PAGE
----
Last weekend we participated in the community driven 48 hour programming contest called Node Knockout. The idea is to go from an idea to production in exactly 48 hours using the wonderful Node.js. Noders from all over the world compete for the prizes that are awarded based on Innovation, Design, Utility and Completeness
We’d signed up long time ago, but we had no idea what we would be building till the morning 5.30AM( 0:00 GMT). Initially I was thinking of building slick visualization over the Bitcoin transactions, but because of the limited scope and technical complexity, iI was wary about it. Eventually we decided to build a node.js equivalent the Rails’ awesome New Relic’s RPM. It also looked like something that could be build progressively, and be done quickly.
Another choice I had to make in the morning was the choice of deployment, We had to choose better the 3 official alternatives
Joyent’s No.de platform : It’s easy to deploy and we get ssh access to the machines, but it uses Solaris and it’s weird package manager, that we had very little idea about.
Linode: Very flexible, and we get the choice of OS. But much harder to get the deploys right. We had to script our own, there was good documentation though
Heroku: An in between option, good deployment support but lack of ssh access and apps was a turn off.
We chose Joyent’s No.de which remained our final deployment platform. We briefly switched to Linode, because for the first day of our usage No.de had broken web socket support, so the real time updates to the map was not possible. This issue was fixed the next day and we switched back to no.de for our deployment. It sucked a bit of time away but it was not really that much.
It is currently hosted here.
We used Redis for our storage, and later it turned out that it was a good choice, simpler storage format was a win. We used the Redis’s monitor feature to build the live map. We’d pick the new request’s Remote host and translate it to the city of origin which was plotted on the map. This gave us an awesome integration with socket.io. I am still at a loss of how we would have implemented it in any other database( couchdb’s changes would also work)
We also used the awesome CoffeeScript to write the code, both of us were not CoffeeScript experts, but it was never a cause of any weird issue.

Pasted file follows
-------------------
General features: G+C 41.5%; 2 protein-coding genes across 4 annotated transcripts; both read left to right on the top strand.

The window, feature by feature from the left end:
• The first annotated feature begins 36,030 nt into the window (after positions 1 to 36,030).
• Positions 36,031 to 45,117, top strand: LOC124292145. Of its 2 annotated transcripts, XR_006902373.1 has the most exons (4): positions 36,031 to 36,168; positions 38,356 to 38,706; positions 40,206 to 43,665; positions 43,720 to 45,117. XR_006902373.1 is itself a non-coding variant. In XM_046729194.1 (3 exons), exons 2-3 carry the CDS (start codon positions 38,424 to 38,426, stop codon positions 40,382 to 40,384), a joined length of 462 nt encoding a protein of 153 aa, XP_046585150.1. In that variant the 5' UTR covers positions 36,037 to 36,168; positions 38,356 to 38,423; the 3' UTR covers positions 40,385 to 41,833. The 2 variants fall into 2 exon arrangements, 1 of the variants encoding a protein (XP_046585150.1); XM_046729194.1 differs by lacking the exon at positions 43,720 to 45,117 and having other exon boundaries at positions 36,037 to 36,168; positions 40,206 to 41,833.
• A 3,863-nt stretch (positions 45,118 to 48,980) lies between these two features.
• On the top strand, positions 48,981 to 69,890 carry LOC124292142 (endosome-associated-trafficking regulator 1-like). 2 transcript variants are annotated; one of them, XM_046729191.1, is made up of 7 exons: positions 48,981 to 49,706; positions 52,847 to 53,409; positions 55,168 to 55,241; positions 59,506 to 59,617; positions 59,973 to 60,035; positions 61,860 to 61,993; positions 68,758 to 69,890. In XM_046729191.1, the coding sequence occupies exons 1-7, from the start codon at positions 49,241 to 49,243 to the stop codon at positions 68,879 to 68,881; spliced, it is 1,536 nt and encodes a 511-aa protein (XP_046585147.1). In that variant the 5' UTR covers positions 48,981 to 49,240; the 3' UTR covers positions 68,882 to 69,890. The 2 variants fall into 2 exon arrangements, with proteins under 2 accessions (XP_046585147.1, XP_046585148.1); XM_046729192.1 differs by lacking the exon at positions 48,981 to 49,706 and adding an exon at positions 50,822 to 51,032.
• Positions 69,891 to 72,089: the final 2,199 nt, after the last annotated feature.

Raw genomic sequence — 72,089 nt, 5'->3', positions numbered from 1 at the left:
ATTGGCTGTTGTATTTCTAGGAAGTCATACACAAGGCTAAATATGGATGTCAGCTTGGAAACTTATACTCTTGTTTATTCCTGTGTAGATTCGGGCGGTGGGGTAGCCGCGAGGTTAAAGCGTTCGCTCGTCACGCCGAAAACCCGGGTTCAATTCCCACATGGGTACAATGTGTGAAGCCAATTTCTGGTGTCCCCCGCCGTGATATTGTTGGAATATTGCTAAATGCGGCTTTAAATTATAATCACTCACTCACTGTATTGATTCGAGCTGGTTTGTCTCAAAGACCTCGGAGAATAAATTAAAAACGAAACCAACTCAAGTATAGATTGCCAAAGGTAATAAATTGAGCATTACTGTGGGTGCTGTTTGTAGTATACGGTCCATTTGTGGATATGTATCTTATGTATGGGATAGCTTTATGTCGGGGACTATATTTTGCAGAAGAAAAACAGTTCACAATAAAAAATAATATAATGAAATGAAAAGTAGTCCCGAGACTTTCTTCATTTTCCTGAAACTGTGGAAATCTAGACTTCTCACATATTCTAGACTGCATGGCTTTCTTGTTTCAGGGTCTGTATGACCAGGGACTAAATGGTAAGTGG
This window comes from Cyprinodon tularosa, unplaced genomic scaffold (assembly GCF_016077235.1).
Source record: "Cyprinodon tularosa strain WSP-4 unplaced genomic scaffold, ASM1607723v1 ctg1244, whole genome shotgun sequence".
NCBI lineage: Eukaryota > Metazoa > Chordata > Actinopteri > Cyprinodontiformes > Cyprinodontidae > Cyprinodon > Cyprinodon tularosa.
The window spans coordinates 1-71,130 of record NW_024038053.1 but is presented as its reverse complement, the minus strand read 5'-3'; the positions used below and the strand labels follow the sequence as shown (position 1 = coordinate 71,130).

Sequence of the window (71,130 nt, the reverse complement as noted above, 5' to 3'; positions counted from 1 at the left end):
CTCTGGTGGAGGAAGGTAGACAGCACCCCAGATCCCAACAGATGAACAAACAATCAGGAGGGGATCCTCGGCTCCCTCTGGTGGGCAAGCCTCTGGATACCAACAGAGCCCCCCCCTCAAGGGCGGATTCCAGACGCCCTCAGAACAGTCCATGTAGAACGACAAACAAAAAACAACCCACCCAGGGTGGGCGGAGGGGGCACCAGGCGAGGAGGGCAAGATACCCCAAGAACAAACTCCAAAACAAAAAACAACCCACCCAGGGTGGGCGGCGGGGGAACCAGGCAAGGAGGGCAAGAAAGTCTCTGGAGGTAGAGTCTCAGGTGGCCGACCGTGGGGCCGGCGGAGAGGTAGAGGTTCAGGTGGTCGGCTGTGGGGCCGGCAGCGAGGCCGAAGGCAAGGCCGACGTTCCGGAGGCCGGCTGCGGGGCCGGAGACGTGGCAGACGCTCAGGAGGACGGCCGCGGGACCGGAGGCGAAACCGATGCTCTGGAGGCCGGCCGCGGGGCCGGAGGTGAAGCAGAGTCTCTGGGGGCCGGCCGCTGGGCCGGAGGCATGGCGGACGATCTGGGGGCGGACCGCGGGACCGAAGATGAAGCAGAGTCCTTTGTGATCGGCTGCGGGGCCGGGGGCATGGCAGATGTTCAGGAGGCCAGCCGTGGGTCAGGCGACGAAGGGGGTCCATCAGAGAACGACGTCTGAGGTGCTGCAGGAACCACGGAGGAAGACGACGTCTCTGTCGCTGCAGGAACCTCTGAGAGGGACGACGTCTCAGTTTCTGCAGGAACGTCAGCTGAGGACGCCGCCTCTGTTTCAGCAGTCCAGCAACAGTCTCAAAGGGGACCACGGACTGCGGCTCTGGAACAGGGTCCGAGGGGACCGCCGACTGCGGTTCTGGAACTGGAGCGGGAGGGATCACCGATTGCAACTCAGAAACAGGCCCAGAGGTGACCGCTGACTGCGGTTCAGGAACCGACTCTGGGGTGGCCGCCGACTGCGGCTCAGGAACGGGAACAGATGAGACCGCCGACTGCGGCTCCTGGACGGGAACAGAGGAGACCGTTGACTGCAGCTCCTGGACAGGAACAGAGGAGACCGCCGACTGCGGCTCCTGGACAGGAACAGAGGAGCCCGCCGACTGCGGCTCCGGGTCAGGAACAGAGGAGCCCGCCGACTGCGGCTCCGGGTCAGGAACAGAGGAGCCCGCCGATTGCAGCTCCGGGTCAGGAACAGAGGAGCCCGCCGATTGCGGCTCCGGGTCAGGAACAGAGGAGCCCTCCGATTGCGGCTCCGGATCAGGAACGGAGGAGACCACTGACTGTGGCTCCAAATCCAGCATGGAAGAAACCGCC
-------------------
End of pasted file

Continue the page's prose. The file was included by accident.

We published a npm module activenode-monitor (npm modules are equivalent of ruby gems) for usage in the express applications. But since it needed to talk to a central Redis on the no.de machine, which was not accessible from outside the machine(no.de has weird ssh setup) we could not get it to work. It took us a lot of time to realize that we could just use the free Redis plan of redistogo. And it just worked wonderfully well once we integrated it.
We store a lot of interesting client/server information into redis(though we did not get the time to implement views for all of it) and we are filling up the 512K of memory available on the free plan in about a day. So I need to flush out all the data almost every day.
It’s an amazing experience to compress so much learning into 48 hrs, sometimes we were dazed and confused and sometimes in a wonderful flow. Having a usable app at the end of it is definitely a bonus. Right now the judges are rating the final 180 entries out of the 302 that started. Some of the feedback we’ve got is pretty encouraging. We seem to be scoring high on utility and design and low on innovation and completeness. So any chance of our winning or being in the high ranks is unlikely.
I can excuse myself for the completeness, because of a conincidence of devops conference occuring on the same weekend and i had signed up to talk about Devops on Cloud. Finishing the slides, preparing and delivering the session sucked a lot of time out of my Sunday.
All in all it was good fun and a wonderful learning experience. We are looking forward to NodeKnockout 2012.
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